Re: POSIX shell; bash ash pdksh & /bin/sh
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On 4 Aug 1998, Manoj Srivastava wrote:
> >>"Santiago" == Santiago Vila <firstname.lastname@example.org> writes:
> Santiago> I don't know what you mean here, but I would ask you to be
> Santiago> consistent. If you think we have broken a promise with
> Santiago> procps, please start another thread about restoring procps
> Santiago> his essential flag.
> I shall not oppose that. However, I am too drained to get into
> a project of that magnitude. Feel free.
No, you are the one that would have to feel free, I am not in favour of
restoring the essential flag to procps, since I do not think we have
broken any promise.
We can not promise that the complete set of Depends: Pre-Depends:
essential flags, Priorities, etc. will always be the same through
sucessive Debian releases. Did anyone notice that upgrading to Debian 2.0
and removing all the oldlibs afterwards breaks third-party libc5-based
software not packaged in .deb format? Did we break any promise for that?
I don't think so. We assume that the users know what they are doing, and
we want to give them as much freedom as possible, as long as the integrity
of the system does not break.
The role of the essential flag is not to avoid breaking promises, it is to
avoid the user to break their system, leaving it in an unrecoverable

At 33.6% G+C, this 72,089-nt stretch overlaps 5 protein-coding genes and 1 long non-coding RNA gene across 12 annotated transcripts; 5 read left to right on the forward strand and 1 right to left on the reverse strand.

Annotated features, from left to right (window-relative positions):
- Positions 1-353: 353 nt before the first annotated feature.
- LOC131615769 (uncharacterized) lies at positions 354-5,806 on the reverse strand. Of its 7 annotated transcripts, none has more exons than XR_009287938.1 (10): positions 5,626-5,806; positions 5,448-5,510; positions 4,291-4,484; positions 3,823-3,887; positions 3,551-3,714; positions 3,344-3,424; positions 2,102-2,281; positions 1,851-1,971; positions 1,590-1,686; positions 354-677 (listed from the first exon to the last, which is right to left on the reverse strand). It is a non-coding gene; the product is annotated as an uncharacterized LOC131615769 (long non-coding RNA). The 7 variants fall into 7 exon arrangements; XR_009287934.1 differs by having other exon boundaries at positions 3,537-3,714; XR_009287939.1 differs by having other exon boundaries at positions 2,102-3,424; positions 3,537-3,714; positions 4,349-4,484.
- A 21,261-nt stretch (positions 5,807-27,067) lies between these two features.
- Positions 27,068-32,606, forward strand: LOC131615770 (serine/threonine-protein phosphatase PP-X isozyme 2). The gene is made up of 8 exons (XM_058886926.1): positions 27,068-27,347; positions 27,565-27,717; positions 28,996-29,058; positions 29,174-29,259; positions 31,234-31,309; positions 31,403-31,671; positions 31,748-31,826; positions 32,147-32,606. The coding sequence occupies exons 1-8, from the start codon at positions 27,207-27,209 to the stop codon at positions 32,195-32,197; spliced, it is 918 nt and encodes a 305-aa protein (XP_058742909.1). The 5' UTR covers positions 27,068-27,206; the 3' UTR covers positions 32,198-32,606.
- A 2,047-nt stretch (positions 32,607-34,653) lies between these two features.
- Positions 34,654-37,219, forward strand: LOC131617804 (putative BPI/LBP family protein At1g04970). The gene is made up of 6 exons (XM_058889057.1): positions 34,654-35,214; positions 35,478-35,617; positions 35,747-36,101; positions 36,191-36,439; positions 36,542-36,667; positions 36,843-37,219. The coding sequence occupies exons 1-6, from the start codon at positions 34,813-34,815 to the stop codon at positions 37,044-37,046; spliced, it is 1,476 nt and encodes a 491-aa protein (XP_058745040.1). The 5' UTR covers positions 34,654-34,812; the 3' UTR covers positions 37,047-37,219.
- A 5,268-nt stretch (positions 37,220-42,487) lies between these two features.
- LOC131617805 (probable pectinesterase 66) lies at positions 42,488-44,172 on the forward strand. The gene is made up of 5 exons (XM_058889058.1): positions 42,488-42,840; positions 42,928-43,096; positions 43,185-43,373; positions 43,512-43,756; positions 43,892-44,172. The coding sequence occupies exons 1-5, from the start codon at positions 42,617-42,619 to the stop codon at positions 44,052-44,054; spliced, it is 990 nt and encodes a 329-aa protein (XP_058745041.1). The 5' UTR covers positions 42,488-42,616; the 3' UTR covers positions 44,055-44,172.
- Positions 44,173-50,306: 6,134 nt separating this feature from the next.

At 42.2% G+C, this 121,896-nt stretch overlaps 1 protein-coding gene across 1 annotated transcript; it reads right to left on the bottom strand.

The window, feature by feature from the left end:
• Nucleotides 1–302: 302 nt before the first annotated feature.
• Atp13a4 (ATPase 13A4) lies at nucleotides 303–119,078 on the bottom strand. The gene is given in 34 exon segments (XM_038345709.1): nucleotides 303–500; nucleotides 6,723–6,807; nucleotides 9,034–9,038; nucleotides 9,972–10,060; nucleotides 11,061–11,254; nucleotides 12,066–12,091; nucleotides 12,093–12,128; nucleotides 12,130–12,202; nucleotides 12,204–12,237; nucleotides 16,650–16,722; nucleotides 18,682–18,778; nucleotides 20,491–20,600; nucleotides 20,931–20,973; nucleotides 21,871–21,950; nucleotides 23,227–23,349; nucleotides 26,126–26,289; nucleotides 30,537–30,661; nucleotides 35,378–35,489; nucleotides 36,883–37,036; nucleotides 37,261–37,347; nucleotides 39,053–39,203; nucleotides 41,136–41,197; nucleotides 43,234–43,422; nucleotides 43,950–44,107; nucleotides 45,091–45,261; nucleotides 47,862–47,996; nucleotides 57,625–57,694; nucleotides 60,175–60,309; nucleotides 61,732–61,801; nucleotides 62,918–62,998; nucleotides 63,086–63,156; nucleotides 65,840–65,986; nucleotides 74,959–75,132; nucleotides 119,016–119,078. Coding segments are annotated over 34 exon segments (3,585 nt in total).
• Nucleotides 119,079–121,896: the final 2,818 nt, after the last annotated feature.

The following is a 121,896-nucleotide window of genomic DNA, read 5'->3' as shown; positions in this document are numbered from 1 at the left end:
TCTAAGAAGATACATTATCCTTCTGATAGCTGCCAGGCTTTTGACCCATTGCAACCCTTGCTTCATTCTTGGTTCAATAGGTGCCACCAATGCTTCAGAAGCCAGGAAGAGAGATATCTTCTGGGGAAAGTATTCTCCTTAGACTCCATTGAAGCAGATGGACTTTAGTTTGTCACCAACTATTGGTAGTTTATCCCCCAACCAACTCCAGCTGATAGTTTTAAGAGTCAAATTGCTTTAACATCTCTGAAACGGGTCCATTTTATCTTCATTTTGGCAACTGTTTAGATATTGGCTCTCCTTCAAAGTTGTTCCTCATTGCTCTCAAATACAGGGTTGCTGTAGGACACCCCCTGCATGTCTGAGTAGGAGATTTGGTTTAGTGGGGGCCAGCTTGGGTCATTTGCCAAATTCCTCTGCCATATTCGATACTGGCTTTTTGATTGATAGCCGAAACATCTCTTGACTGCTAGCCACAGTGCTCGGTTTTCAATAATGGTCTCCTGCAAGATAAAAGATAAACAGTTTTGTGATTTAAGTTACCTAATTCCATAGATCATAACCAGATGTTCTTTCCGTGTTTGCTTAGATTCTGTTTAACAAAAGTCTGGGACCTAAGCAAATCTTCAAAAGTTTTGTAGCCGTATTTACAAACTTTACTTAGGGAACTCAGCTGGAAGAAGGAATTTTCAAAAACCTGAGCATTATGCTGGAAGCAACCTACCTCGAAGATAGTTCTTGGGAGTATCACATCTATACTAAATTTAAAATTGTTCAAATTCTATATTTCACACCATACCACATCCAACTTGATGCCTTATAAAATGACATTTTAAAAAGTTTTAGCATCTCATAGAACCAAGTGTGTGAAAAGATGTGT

state. The "Priority: required" is a better way to say "such and such is
likely to be in the system". For example, do you think it is "safe" for
third-party software to assume that a Linux system has m4 installed?
I think so, but this does not mean m4 has to be essential, because I can
dpkg -i m4.deb very easily if I ever remove it by mistake (i.e. without
realizing that I could have third-party software which needs it). For
packages which belong to the system and that we package, the Depends:
field on packages that depend on m4 do already ensure that I will not
break the system if I try to remove it.
If the essentialness of bash is replaced by a lot of Depends: lines in
packages using /bin/bash, removing bash from the system would be *exactly*
as safe or as dangerous as it is now. The only difference is that now,
bash can not be removed because it has simply the essential flag, which
means that we have an *unknown* number of packages using /bin/bash
without a Depends: line.
If we make bash non-essential, and add the required Depends: lines, then
you will be surely also unable to remove bash from your system (as
difficult as removing libc6, which is not essential either ;-), since you
will still have (the same) packages that depend on /bin/bash, but at least
you will know *exactly* why you can't do it, or what exactly you would
break if you --force-depends. Considering that someone that wants to
remove bash will do it anyway with or without --force-remove-essential, it
would be much better (safer) to know exactly what would break than not to
I'm sure that making bash non-essential would encourage many people to
write POSIX-compliant shell scripts, as policy recommends, since people do
not usually want to add Depends: lines that, with a little or no work at
all, could be avoided, so it would be a step in the right direction
(avoiding the gratuitous use of /bin/bash).
And no, it would not be such a difficult task, in short it would be just a
matter of adding a few Depends: lines here and there (the detailed
roadmap is in a recent post by Raul).
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